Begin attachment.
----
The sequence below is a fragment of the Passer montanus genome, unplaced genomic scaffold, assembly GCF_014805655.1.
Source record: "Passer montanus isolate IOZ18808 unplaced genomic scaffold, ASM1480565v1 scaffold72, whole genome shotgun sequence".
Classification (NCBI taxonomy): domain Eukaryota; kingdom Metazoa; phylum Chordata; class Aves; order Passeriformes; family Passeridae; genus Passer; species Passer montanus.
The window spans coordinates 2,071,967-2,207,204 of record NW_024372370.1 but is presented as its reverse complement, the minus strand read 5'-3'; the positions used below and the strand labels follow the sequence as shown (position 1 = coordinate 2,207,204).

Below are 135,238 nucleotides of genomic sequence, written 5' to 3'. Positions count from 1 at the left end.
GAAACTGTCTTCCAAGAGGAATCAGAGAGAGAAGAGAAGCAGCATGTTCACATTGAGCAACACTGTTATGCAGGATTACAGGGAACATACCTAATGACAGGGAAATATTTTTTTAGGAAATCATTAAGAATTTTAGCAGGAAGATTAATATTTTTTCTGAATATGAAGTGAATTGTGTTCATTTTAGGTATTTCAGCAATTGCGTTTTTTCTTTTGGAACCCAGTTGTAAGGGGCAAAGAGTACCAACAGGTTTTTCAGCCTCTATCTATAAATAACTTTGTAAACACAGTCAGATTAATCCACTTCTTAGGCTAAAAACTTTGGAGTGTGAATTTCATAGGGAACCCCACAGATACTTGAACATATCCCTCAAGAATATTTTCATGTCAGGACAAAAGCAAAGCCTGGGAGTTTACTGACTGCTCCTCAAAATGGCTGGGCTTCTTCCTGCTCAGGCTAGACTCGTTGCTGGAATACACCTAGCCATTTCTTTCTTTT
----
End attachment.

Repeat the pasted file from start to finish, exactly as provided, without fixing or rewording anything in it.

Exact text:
The sequence below is a fragment of the Passer montanus genome, unplaced genomic scaffold, assembly GCF_014805655.1.
Source record: "Passer montanus isolate IOZ18808 unplaced genomic scaffold, ASM1480565v1 scaffold72, whole genome shotgun sequence".
Classification (NCBI taxonomy): domain Eukaryota; kingdom Metazoa; phylum Chordata; class Aves; order Passeriformes; family Passeridae; genus Passer; species Passer montanus.
The window spans coordinates 2,071,967-2,207,204 of record NW_024372370.1 but is presented as its reverse complement, the minus strand read 5'-3'; the positions used below and the strand labels follow the sequence as shown (position 1 = coordinate 2,207,204).

Below are 135,238 nucleotides of genomic sequence, written 5' to 3'. Positions count from 1 at the left end.
GAAACTGTCTTCCAAGAGGAATCAGAGAGAGAAGAGAAGCAGCATGTTCACATTGAGCAACACTGTTATGCAGGATTACAGGGAACATACCTAATGACAGGGAAATATTTTTTTAGGAAATCATTAAGAATTTTAGCAGGAAGATTAATATTTTTTCTGAATATGAAGTGAATTGTGTTCATTTTAGGTATTTCAGCAATTGCGTTTTTTCTTTTGGAACCCAGTTGTAAGGGGCAAAGAGTACCAACAGGTTTTTCAGCCTCTATCTATAAATAACTTTGTAAACACAGTCAGATTAATCCACTTCTTAGGCTAAAAACTTTGGAGTGTGAATTTCATAGGGAACCCCACAGATACTTGAACATATCCCTCAAGAATATTTTCATGTCAGGACAAAAGCAAAGCCTGGGAGTTTACTGACTGCTCCTCAAAATGGCTGGGCTTCTTCCTGCTCAGGCTAGACTCGTTGCTGGAATACACCTAGCCATTTCTTTCTTTT